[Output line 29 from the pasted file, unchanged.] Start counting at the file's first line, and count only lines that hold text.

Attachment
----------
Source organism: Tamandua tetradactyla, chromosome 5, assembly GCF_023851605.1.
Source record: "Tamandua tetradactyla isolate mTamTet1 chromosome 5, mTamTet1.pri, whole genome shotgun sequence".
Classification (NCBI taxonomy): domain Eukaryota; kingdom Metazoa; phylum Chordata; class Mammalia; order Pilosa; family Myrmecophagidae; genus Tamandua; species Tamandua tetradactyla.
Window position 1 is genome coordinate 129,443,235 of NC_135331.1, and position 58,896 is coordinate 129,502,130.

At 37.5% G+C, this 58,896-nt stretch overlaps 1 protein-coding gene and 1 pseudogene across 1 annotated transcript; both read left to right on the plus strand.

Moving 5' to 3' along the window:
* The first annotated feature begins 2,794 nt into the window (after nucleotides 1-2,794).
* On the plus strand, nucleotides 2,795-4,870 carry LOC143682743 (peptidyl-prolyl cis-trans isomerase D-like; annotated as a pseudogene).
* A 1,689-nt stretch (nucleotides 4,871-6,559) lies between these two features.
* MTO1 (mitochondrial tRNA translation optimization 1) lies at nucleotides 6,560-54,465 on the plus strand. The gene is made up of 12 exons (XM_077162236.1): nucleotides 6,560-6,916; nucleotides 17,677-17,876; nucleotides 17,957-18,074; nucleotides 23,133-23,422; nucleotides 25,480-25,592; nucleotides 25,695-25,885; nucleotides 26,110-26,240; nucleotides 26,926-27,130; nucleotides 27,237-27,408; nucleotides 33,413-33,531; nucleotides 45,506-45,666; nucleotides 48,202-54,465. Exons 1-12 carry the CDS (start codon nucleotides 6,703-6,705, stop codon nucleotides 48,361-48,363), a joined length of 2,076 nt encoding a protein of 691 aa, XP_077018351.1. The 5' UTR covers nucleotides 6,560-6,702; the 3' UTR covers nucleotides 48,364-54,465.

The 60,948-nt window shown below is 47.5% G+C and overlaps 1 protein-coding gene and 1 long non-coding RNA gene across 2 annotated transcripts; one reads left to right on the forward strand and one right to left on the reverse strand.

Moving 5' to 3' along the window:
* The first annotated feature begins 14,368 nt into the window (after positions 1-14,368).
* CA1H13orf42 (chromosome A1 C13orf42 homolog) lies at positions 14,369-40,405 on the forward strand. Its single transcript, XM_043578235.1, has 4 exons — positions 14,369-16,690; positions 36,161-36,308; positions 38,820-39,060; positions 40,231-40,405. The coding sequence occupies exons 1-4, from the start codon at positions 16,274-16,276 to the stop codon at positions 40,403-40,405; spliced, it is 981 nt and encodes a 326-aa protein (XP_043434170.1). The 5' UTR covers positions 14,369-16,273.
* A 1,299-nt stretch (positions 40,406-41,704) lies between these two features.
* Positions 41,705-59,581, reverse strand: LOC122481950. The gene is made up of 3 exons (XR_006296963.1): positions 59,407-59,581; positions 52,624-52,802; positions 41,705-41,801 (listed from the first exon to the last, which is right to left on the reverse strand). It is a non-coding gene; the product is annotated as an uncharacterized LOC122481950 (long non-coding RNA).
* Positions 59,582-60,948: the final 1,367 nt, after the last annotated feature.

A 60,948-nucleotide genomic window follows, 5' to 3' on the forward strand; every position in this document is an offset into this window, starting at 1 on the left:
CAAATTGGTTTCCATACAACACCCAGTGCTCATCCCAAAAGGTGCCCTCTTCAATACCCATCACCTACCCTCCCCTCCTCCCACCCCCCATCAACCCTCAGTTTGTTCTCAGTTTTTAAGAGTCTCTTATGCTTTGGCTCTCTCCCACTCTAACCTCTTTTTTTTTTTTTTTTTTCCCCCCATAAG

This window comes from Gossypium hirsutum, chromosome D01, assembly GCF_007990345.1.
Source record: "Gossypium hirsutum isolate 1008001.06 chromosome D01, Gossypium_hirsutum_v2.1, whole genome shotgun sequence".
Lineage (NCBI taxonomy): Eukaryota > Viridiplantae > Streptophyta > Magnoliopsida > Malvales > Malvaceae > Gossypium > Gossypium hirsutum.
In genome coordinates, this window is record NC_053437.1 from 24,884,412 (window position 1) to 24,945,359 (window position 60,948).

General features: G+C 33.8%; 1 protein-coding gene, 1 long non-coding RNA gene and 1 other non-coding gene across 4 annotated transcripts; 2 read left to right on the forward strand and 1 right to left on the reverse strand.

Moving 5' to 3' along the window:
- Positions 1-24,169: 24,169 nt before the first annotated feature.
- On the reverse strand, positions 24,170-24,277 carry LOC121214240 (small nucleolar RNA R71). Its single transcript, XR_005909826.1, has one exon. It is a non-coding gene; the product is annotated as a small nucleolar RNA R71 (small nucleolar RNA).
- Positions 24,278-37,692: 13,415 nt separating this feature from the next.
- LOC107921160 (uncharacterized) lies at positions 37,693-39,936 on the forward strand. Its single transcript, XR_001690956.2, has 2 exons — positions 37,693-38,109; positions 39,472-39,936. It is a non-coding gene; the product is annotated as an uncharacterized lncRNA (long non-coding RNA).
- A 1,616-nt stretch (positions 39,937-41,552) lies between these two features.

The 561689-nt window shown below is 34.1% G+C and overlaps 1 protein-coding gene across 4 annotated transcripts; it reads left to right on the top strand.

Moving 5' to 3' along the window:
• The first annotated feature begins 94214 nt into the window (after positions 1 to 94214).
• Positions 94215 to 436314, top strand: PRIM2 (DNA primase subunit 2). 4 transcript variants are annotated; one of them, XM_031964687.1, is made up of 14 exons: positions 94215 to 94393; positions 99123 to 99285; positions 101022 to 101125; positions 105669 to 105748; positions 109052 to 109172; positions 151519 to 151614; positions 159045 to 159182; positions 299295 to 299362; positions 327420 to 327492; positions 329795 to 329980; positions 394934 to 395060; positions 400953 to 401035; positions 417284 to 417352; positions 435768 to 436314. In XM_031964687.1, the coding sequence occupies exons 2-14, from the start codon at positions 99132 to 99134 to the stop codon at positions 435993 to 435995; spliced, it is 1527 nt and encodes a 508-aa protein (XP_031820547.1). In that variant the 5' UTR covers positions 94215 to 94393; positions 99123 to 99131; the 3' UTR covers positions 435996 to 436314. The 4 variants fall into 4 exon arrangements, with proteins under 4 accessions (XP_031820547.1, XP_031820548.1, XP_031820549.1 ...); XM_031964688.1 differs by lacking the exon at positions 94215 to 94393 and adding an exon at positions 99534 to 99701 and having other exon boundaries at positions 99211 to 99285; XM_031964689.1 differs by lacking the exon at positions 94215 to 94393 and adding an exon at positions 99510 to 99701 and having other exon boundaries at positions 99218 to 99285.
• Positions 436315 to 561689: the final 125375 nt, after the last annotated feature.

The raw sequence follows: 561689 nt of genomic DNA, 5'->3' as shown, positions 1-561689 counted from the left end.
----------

- LOC107921160 (uncharacterized) lies at positions 37,693-39,936 on the forward strand. Its single transcript, XR_001690956.2, has 2 exons — positions 37,693-38,109; positions 39,472-39,936. It is a non-coding gene; the product is annotated as an uncharacterized lncRNA (long non-coding RNA).